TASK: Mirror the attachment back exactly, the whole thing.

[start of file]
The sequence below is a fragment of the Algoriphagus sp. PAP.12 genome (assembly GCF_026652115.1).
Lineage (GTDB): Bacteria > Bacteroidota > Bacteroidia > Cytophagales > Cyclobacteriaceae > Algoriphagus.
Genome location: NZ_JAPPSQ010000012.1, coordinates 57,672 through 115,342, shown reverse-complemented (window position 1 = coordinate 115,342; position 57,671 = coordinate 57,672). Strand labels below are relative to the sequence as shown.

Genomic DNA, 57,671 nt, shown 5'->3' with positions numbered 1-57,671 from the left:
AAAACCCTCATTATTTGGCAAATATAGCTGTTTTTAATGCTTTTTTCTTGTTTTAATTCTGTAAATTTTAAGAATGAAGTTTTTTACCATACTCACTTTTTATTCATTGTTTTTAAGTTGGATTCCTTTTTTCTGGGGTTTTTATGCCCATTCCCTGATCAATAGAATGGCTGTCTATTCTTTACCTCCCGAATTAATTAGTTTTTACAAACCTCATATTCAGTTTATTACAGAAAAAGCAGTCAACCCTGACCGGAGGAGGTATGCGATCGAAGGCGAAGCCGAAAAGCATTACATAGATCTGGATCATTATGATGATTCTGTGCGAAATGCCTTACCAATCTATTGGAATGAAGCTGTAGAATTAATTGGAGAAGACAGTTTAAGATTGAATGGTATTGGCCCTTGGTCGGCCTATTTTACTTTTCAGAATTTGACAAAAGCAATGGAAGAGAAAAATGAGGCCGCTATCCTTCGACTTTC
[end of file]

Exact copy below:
The sequence below is a fragment of the Algoriphagus sp. PAP.12 genome (assembly GCF_026652115.1).
Lineage (GTDB): Bacteria > Bacteroidota > Bacteroidia > Cytophagales > Cyclobacteriaceae > Algoriphagus.
Genome location: NZ_JAPPSQ010000012.1, coordinates 57,672 through 115,342, shown reverse-complemented (window position 1 = coordinate 115,342; position 57,671 = coordinate 57,672). Strand labels below are relative to the sequence as shown.

Genomic DNA, 57,671 nt, shown 5'->3' with positions numbered 1-57,671 from the left:
AAAACCCTCATTATTTGGCAAATATAGCTGTTTTTAATGCTTTTTTCTTGTTTTAATTCTGTAAATTTTAAGAATGAAGTTTTTTACCATACTCACTTTTTATTCATTGTTTTTAAGTTGGATTCCTTTTTTCTGGGGTTTTTATGCCCATTCCCTGATCAATAGAATGGCTGTCTATTCTTTACCTCCCGAATTAATTAGTTTTTACAAACCTCATATTCAGTTTATTACAGAAAAAGCAGTCAACCCTGACCGGAGGAGGTATGCGATCGAAGGCGAAGCCGAAAAGCATTACATAGATCTGGATCATTATGATGATTCTGTGCGAAATGCCTTACCAATCTATTGGAATGAAGCTGTAGAATTAATTGGAGAAGACAGTTTAAGATTGAATGGTATTGGCCCTTGGTCGGCCTATTTTACTTTTCAGAATTTGACAAAAGCAATGGAAGAGAAAAATGAGGCCGCTATCCTTCGACTTTC